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    The Newsroom Structure and The Role Of PR Professionals

    A report by Forbes was proof that more millennials do a wide variety of research before investing in any product. If you are looking to make the most of your PR endeavors, you will have to create the best media relations possible. 

    Sound knowledge about the working of a newsroom is just a simple start to this process. We have attempted to break down the working of newsrooms before diving into its significance with PR professionals.

    The Newsroom Structure 

    Most newsrooms run in the same way around the globe. They remain divided into departments that each ensure a part of the news puzzle is fulfilled.

    Managed by a strict hierarchy, they keep a tab on the news quality every step of the way.  We can break down this structure into a three wider limbs:


    1. Input or Gathering Department 

    The first most significant department in any newsroom is the input or information-sourcing unit. They are responsible for the gathering of news from various sources. They contain a healthy mix of reporters and researchers.

    The newsroom team stays in touch with reporters, news organizations, stringers, PR agencies, and much more. They also depend on news agencies, publishing houses, newsfeeds of government and private channels, etc.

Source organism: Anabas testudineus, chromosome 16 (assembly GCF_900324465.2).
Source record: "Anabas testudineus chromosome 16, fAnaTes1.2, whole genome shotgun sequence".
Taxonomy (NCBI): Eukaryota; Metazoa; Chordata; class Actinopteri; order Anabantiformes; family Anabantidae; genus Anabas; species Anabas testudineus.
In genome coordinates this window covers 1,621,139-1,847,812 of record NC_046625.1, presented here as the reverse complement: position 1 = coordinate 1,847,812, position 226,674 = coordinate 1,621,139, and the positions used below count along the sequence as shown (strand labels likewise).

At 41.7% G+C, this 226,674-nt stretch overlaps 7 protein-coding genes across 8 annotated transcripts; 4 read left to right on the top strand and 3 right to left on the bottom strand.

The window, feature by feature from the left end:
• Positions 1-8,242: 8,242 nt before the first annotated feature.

They also ensure the collection of internal data like view counts, circulation, TRP, guest writers, guests on news shows, and much more. 


    2. Secondary Department

    The next team is those who have roles that ensure the collected news reaches the people. They are a combination of tech teams, camera crew, OV vans, logistics teams, etc. 

    In the case of broadcast journalism, these departments become the spine of the organizations in charge of shooting, editing, verifying news, and finding a way to present it across channels. 

    With print journalism, the responsibility of adding the details on the print file, managing images, confirming ad-placements are all controlled by an editorial team. The final call about newspaper placement depends on the editor and sub-editor. 

    These roles remain almost the same with digital journalism, except for a robust technological team that manages the website, social media outlets, cross-checking and creating links, etc. 


    3. Output Department 

    In digital journalism, the output is highly dependent on tech automation, strategy, marketing, and social media platforms. They work like in the case of print journalism, with the exception of more real-time updating. 

    Most newspapers and magazines also have their own digital platforms. This change leads to the creation of more than one output department divided by media. 

    The system is more streamlined and ongoing with broadcast journalism. The news from reporters and writers creates a story and is then re-written for the broadcasting medium. 

    This process happens to break down the story by presenter, reported narratives, voice-over recordings, and much more. The PCR or the production control room is later handed to place them into presentable video news. The PCR also manages the timeline of publishing, packages the information, and much more.